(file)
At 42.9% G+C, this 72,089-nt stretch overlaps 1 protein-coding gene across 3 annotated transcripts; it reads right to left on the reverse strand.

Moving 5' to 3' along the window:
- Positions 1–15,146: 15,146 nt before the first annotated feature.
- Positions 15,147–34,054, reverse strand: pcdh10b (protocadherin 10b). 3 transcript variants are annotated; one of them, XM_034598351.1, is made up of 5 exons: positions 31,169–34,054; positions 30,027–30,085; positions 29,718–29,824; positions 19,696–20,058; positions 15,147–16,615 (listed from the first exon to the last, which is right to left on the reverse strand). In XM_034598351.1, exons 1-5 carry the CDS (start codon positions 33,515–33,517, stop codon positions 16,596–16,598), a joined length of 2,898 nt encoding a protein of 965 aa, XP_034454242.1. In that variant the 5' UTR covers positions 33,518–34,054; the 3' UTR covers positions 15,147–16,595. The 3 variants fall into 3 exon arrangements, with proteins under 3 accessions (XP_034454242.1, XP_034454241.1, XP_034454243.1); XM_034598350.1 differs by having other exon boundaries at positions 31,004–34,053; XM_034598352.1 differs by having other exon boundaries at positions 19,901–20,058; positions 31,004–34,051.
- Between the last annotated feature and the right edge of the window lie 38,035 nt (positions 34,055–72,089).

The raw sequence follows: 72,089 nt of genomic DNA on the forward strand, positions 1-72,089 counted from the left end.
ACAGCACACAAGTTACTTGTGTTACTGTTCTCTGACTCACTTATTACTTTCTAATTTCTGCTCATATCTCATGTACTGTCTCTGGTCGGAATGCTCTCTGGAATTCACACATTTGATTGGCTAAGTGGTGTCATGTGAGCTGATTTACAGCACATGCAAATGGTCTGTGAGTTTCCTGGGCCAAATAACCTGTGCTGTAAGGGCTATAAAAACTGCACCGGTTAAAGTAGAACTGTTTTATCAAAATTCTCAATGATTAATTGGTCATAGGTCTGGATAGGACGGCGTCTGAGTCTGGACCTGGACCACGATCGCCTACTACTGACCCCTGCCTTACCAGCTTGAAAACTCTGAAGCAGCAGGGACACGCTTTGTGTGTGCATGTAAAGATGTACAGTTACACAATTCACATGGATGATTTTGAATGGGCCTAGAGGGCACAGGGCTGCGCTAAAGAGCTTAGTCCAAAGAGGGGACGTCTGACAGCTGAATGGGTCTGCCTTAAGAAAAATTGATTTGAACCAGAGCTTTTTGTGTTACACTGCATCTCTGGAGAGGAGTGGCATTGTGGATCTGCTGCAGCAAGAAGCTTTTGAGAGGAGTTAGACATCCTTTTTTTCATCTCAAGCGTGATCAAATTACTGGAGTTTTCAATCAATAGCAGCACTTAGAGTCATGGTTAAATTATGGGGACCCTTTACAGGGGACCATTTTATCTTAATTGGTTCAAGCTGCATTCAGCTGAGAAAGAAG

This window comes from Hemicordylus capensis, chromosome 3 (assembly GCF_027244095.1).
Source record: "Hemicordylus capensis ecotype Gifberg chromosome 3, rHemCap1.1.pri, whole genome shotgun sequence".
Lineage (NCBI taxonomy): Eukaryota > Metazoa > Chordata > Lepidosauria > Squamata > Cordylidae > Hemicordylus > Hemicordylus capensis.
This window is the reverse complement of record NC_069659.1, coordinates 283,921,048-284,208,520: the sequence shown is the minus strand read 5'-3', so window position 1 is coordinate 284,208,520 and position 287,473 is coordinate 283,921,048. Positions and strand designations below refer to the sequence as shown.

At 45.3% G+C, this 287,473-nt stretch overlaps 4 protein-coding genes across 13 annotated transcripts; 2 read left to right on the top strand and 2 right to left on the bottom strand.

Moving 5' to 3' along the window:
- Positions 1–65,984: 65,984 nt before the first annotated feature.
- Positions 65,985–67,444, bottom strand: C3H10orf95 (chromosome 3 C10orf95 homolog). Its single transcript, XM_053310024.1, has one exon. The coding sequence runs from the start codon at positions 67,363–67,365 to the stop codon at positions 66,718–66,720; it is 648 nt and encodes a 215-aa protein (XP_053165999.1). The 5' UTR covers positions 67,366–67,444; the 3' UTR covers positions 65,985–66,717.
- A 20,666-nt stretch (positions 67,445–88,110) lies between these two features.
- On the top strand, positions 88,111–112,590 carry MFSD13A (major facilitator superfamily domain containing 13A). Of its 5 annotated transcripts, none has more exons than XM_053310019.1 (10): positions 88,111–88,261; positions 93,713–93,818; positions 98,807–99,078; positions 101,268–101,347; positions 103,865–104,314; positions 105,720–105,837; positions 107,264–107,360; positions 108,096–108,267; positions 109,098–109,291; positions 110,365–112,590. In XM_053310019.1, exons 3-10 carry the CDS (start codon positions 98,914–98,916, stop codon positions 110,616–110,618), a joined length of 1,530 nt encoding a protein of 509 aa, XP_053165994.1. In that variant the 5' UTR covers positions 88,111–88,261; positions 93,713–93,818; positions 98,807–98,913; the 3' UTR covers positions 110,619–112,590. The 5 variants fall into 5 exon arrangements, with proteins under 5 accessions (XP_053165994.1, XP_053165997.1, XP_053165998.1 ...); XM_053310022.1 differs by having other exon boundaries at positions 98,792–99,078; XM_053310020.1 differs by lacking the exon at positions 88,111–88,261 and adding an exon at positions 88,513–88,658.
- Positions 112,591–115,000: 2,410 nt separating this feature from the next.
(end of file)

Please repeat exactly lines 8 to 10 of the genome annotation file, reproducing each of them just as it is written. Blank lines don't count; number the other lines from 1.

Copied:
This window comes from Hemicordylus capensis, chromosome 3 (assembly GCF_027244095.1).
Source record: "Hemicordylus capensis ecotype Gifberg chromosome 3, rHemCap1.1.pri, whole genome shotgun sequence".
Lineage (NCBI taxonomy): Eukaryota > Metazoa > Chordata > Lepidosauria > Squamata > Cordylidae > Hemicordylus > Hemicordylus capensis.